Estimating Nitrogen Efficiency of Swine Lagoon Liquid Applied to Field Crops Using Continuously Variable Irrigation
Application of anaerobic swine (Sus scrofa domesticus) lagoon liquid onto cropland by irrigation is a common method of waste disposal and treatment. Currently, the application rate of swine lagoon liquid is based on the N concentration of the lagoon liqu id and the N required by the receiver crop to obtain a realistic yield. In North Carolina, only 50% of the total N in the swine lagoon liquid applied by irrigation is considered available for plant use during the first year after application. Uncertaint y exists as to whether this coefficient accurately predicts the amount of plant-available N. Therefore, research was conducted in the Coastal Plain of North Carolina to determine the efficiency of N uptake by corn (Zea mays L.) and soybean (Glycine max M errill) receiving swine lagoon liquid through irrigation. The line-source sprinkler irrigation method was used to provide a continuous variable N rate, ranging from 0 to 290 kg N/ha, across the field during 1999 and 2000. Ammonia volatilization losses r anged from 6 to 22% during irrigation. Crop yield and grain N recovered were affected more by the amount of liquid than N applied in 1999. Nitrogen recovered in grain in 1999 was <15% for both corn and soybean at 168 kg N/ha of either swine lagoon liqui d or ammonium nitrate. In 2000 at the 168 kg N/ha rate, grain N removal by corn, nonnodulating soybean, and nodulating soybean was 28, 25, and 39% from swine lagoon liquid and 45, 31, and 56% from ammonium nitrate. Based on yields and grain N removed by corn and nonnodulating soybean in 2000, N from applied swine lagoon liquid, accounting for N losses during irrigation, was about 70% as effective as ammonium nitrate. Symbiotic N2 fixation by the soybean was reduced by 60% when applied N reached 175 kg N/ha for both ammonium nitrate and swine lagoon liquid. While nodulating soybean removed more grain N than did either corn or nonnodulating soybean in 2000, soil inorganic N concentrations at the end of the growing season were higher for the nodulating s oybean. Therefore, it is not conclusive if soybean would be a better receiver crop than corn for swine lagoon liquid. Based on the results of this study, using the 50% available N coefficient of the lagoon liquid comes close to predicting plant-availabl e N when N losses during irrigation are around 25%. Nitrogen losses during irrigation can significantly affect plant-available N when applied N is based on the N concentrations of the lagoon liquid.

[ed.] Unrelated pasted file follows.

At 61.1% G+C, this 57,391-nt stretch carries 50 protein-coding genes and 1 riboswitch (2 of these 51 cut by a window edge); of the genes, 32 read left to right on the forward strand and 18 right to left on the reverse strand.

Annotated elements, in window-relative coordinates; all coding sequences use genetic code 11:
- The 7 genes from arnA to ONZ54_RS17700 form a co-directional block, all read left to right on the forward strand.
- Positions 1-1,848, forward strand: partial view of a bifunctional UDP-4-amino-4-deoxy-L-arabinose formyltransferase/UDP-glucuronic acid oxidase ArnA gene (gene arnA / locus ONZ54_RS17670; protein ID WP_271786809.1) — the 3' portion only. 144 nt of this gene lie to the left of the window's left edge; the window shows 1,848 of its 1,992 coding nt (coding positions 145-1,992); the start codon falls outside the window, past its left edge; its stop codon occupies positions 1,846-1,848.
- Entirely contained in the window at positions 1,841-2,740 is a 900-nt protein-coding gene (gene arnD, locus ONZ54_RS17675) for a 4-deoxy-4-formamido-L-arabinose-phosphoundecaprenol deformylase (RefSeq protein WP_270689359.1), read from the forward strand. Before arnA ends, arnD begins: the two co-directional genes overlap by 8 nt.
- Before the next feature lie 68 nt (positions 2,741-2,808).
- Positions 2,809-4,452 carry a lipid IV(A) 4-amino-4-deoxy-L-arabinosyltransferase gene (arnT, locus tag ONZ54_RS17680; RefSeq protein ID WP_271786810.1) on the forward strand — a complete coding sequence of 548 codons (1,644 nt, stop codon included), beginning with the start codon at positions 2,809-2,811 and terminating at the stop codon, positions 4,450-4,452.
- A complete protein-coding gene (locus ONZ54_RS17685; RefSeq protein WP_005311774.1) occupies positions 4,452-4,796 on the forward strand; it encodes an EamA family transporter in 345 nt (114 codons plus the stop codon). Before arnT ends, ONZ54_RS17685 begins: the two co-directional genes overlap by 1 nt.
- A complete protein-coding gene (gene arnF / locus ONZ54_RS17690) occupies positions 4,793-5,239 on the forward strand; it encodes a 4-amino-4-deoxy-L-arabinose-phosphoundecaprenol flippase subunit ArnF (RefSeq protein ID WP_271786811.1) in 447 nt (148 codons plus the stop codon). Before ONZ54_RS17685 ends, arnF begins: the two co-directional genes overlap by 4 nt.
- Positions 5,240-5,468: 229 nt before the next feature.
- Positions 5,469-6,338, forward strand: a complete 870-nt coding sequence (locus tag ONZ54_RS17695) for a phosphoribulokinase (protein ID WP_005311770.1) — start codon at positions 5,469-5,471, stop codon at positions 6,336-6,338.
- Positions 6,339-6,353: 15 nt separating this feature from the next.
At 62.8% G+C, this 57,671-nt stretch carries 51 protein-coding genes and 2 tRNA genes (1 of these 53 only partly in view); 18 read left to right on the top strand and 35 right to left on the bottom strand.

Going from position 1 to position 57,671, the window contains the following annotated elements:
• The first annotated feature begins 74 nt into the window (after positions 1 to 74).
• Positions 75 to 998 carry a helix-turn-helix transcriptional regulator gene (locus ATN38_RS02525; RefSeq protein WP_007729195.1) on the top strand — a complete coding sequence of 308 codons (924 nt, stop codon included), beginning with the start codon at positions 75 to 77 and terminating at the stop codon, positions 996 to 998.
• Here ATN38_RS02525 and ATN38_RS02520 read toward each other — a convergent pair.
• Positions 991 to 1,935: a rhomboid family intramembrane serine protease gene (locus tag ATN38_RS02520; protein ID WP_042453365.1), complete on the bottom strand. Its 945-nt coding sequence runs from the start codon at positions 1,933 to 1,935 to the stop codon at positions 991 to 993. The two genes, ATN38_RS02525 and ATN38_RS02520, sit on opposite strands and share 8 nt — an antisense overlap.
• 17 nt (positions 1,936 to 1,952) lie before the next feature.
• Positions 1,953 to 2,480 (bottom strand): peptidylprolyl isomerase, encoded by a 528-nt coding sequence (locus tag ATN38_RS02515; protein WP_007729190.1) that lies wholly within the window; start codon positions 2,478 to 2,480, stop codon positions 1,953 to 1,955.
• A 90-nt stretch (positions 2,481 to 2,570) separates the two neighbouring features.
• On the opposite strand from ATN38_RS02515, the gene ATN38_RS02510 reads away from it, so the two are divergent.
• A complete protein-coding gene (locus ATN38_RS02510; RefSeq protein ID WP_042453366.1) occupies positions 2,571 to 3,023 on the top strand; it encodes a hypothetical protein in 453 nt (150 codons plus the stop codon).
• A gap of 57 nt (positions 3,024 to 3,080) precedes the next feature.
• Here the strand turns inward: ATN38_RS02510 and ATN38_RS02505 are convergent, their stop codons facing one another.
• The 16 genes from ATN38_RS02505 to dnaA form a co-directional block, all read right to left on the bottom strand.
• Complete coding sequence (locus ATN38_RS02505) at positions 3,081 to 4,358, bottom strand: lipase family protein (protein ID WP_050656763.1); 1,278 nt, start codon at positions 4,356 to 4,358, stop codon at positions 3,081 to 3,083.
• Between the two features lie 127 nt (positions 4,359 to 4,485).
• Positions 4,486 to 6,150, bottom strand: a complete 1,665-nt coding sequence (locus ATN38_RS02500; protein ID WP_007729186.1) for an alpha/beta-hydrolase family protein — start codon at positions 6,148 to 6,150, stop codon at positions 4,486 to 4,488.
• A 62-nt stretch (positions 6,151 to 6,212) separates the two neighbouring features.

Advisor:Robert L. Mikkelsen; Rodney L. Huffman; Larry D. King
School:North Carolina State University
School Location:USA - North Carolina
Source Type:Master's Thesis
Date of Publication:05/21/2002